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The Westin Buffalo rolls out the state's first robot butler

Posted: 1:53 PM, Mar 30, 2017
Updated: 2017-03-30 17:55:15Z

If you're a guest at The Westin Buffalo and you call the front desk to bring you a towel or a tube of toothpaste, they'll send up a robot.

After someone loads your goodies in, the Wellbot rolls through the halls of the hotel, waits for elevators and brings what you need right to your door. It will call you when it gets there, and once you open the door, it opens up to reveal the towel, toothpaste or anything else you requested.

The Relay robot, designed and built by Savioke, has been used in the downtown hotel since December and is the only one to serve as a butler in a hotel in all of New York state, including New York City.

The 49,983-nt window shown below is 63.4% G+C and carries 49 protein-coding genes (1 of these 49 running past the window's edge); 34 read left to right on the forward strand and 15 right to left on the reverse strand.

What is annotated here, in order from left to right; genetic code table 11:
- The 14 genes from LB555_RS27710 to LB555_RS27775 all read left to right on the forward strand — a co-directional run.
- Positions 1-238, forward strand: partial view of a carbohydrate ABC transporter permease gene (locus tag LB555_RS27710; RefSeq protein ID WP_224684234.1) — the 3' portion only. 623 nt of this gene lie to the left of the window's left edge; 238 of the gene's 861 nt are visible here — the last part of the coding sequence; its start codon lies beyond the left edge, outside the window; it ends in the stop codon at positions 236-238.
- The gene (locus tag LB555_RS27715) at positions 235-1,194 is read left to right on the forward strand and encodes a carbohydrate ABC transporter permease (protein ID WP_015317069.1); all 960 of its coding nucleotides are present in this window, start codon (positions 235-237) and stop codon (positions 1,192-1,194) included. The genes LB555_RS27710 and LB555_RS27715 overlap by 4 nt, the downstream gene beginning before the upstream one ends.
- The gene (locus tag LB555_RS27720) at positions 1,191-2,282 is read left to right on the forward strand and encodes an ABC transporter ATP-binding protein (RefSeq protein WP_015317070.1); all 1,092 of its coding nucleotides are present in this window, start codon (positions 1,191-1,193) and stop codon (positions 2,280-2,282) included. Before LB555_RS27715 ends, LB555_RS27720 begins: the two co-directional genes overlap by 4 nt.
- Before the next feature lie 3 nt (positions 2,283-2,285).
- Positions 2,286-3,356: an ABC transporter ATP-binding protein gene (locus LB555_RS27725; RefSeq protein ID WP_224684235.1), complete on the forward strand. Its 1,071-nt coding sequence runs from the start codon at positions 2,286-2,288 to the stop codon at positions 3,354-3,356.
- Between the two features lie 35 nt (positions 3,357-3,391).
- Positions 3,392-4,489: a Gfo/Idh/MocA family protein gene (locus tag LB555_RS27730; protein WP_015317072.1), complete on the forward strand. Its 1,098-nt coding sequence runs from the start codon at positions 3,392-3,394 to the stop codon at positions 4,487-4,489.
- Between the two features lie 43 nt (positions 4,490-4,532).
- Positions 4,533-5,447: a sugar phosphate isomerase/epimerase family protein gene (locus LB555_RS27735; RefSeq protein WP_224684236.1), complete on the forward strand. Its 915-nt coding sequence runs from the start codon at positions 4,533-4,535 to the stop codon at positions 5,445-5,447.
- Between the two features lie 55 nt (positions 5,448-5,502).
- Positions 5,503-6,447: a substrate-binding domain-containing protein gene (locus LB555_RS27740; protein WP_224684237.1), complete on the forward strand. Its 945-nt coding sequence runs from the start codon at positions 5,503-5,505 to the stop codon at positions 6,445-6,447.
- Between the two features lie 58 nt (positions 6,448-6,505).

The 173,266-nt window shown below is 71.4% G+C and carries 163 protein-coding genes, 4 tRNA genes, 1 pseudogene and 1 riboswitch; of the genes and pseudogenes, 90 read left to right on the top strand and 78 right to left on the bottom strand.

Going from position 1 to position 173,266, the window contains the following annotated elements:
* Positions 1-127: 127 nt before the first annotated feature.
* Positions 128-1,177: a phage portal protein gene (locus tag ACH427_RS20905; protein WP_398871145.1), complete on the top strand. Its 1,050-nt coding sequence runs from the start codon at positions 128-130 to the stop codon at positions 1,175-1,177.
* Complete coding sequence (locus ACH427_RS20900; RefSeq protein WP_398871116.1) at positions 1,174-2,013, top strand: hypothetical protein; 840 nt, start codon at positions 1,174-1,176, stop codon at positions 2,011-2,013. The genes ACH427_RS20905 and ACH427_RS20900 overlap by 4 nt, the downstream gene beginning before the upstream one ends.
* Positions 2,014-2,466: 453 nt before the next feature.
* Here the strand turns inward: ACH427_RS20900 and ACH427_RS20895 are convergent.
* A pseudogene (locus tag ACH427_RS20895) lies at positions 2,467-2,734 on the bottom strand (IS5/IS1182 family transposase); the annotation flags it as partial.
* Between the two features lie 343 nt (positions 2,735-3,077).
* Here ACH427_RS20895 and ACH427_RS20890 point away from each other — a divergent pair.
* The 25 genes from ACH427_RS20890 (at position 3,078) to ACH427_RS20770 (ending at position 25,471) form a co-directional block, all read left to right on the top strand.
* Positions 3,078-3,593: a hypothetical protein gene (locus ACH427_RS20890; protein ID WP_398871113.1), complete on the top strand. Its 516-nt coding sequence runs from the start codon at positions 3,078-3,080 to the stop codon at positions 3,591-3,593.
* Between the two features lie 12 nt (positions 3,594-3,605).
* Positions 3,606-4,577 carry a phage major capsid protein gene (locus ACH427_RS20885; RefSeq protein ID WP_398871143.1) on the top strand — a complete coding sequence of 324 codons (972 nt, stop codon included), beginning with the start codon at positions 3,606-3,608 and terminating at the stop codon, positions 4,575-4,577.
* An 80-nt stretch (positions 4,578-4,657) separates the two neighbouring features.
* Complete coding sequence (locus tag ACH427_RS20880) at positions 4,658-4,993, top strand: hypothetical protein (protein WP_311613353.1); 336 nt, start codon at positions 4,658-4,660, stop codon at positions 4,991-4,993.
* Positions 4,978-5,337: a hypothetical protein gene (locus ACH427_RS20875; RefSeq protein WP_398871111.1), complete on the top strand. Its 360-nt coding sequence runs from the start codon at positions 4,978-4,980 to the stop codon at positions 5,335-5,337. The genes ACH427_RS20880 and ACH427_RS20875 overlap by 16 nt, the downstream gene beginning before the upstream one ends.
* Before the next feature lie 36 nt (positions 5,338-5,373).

The robot is also the first of its kind to guests different wellness items to their rooms. These are offered through the wellness programs the Westin brand is known for. The items offered include nutritious menu items and running shoes.

"Our guests have really gotten a kick out of the Relay robot and how it's programmed to ride the elevator to their room and call them to receive the items from its storage compartment," said Tom Long, general manager of The Westin Buffalo for Delaware North. "It's been successful thanks to Savioke working with Delaware North's information technology department and our front desk staff."

The Westin Buffalo has launched a social media campaign to help name the robot. You can vote on the hotel's Facebook or Twitter pages for one of the following names:

  • Chip: This is a tribute to the hotel's location, on the corner of Delaware Avenue and Chippewa Street.
  • Sally: This is a reference to the first "first lady" of Buffalo, Sally Johnson. She was by her husband's, the city's first mayor, as he designed the Johnson Cottage on the site where the Delaware North building now stands.
  • Grover: A reference to Grover Cleveland, the 22nd and 24th president of the United States and one of Buffalo's former mayors.
  • Silo: A nod to Buffalo's grain silos, dating back to the 19th and 20th centuries, when the city was at the center of the country's manufacturing and shipping industries.